Looking for Sites in all the Wrong Places: Finding Evidence of Preceramic Occupations in Northern Highland Ecuador
Author(s): Maria-Auxiliadora Cordero
This is an abstract from the "Research and CRM Are Not Mutually Exclusive: J. Stephen Athens—Forty Years and Counting" session, at the 84th annual meeting of the Society for American Archaeology.
J.S. Athens and colleagues recently published evidence of early maize (6,600 CAL BP) from a lake core in northern highland Ecuador. Deposits with maize phytoliths and pollen were interspersed with ash layers from volcanic eruptions. The various geological processes that have shaped the environment would have had a great impact on the people growing corn in the region, and on their dwellings or campsites. Thus early sites are difficult to find. The usual reconnaissance and survey methodologies rarely turn up evidence of preceramic materials, which would be deeply buried or obliterated by landslides, volcanic ash, and other volcanic debris. The identification of the earliest remains in the region usually happens by serendipity. J.S. Athens's work inspired me to embark on a project (assisted by a geologist) designed to identify possible sites that may reveal the presence of those early horticulturalists. My recent fieldwork, which aimed at finding those kinds of remains, has uncovered lithic materials not associated with ceramics that may be an indication of early sites.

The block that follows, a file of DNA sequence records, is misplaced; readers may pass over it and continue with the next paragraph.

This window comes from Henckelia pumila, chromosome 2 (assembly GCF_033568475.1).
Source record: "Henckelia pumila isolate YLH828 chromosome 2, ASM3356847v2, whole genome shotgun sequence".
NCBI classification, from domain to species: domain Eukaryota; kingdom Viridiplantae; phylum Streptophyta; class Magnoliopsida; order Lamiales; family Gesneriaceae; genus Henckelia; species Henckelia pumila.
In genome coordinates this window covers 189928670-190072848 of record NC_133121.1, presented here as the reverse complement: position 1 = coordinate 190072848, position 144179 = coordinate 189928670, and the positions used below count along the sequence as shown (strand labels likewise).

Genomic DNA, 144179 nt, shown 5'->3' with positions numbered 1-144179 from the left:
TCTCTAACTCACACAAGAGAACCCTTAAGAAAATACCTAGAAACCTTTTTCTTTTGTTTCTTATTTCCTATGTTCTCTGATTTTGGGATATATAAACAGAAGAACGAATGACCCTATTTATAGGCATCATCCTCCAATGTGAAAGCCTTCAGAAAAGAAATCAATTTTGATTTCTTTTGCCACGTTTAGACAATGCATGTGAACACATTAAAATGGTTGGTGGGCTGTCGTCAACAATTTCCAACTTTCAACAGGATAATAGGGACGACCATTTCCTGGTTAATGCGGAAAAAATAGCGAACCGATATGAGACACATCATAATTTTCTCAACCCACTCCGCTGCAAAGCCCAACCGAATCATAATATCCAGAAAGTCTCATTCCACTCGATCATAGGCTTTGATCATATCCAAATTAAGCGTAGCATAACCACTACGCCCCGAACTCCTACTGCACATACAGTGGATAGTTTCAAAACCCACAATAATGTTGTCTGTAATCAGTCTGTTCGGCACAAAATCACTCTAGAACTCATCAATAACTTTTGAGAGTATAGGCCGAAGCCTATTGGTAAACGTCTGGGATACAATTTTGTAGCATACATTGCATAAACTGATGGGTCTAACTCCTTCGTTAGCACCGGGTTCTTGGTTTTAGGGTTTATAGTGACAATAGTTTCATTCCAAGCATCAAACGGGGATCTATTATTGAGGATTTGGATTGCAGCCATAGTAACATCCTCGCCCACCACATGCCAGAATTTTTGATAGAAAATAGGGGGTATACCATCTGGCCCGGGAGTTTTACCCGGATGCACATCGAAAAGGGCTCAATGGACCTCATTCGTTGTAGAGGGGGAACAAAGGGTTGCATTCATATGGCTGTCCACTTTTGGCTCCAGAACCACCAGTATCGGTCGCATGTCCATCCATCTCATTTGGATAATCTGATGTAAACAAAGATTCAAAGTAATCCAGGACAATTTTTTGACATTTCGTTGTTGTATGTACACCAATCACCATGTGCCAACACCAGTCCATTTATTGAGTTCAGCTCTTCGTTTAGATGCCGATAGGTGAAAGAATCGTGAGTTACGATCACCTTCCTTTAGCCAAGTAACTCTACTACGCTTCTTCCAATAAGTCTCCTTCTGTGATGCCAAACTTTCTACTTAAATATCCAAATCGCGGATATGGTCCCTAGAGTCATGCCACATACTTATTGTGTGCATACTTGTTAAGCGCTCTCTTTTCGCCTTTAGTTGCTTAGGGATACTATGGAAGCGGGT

Cite this Record
Looking for Sites in all the Wrong Places: Finding Evidence of Preceramic Occupations in Northern Highland Ecuador. Maria-Auxiliadora Cordero. Presented at The 84th Annual Meeting of the Society for American Archaeology, Albuquerque, NM. 2019 ( tDAR id: 451266)
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min long: -82.441; min lat: -56.17 ; max long: -64.863; max lat: 16.636 ;
Abstract Id(s): 24058